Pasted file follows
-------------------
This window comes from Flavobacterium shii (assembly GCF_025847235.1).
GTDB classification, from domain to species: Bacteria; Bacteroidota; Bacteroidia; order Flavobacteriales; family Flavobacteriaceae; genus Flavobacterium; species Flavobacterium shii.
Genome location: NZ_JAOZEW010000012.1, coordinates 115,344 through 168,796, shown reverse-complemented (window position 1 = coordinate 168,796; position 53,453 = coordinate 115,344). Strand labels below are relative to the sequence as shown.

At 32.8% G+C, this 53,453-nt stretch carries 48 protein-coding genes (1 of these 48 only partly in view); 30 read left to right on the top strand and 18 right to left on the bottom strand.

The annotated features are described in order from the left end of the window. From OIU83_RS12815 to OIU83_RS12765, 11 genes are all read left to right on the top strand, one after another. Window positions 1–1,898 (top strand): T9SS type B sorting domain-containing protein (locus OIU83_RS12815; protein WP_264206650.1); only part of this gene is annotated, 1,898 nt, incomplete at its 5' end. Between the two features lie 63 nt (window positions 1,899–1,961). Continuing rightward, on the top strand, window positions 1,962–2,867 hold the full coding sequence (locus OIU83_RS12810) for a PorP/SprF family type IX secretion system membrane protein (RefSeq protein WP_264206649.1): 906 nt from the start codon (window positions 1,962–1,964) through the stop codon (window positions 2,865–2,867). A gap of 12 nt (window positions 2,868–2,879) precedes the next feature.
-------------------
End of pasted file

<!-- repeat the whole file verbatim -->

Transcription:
This window comes from Flavobacterium shii (assembly GCF_025847235.1).
GTDB classification, from domain to species: Bacteria; Bacteroidota; Bacteroidia; order Flavobacteriales; family Flavobacteriaceae; genus Flavobacterium; species Flavobacterium shii.
Genome location: NZ_JAOZEW010000012.1, coordinates 115,344 through 168,796, shown reverse-complemented (window position 1 = coordinate 168,796; position 53,453 = coordinate 115,344). Strand labels below are relative to the sequence as shown.

At 32.8% G+C, this 53,453-nt stretch carries 48 protein-coding genes (1 of these 48 only partly in view); 30 read left to right on the top strand and 18 right to left on the bottom strand.

The annotated features are described in order from the left end of the window. From OIU83_RS12815 to OIU83_RS12765, 11 genes are all read left to right on the top strand, one after another. Window positions 1–1,898 (top strand): T9SS type B sorting domain-containing protein (locus OIU83_RS12815; protein WP_264206650.1); only part of this gene is annotated, 1,898 nt, incomplete at its 5' end. Between the two features lie 63 nt (window positions 1,899–1,961). Continuing rightward, on the top strand, window positions 1,962–2,867 hold the full coding sequence (locus OIU83_RS12810) for a PorP/SprF family type IX secretion system membrane protein (RefSeq protein WP_264206649.1): 906 nt from the start codon (window positions 1,962–1,964) through the stop codon (window positions 2,865–2,867). A gap of 12 nt (window positions 2,868–2,879) precedes the next feature.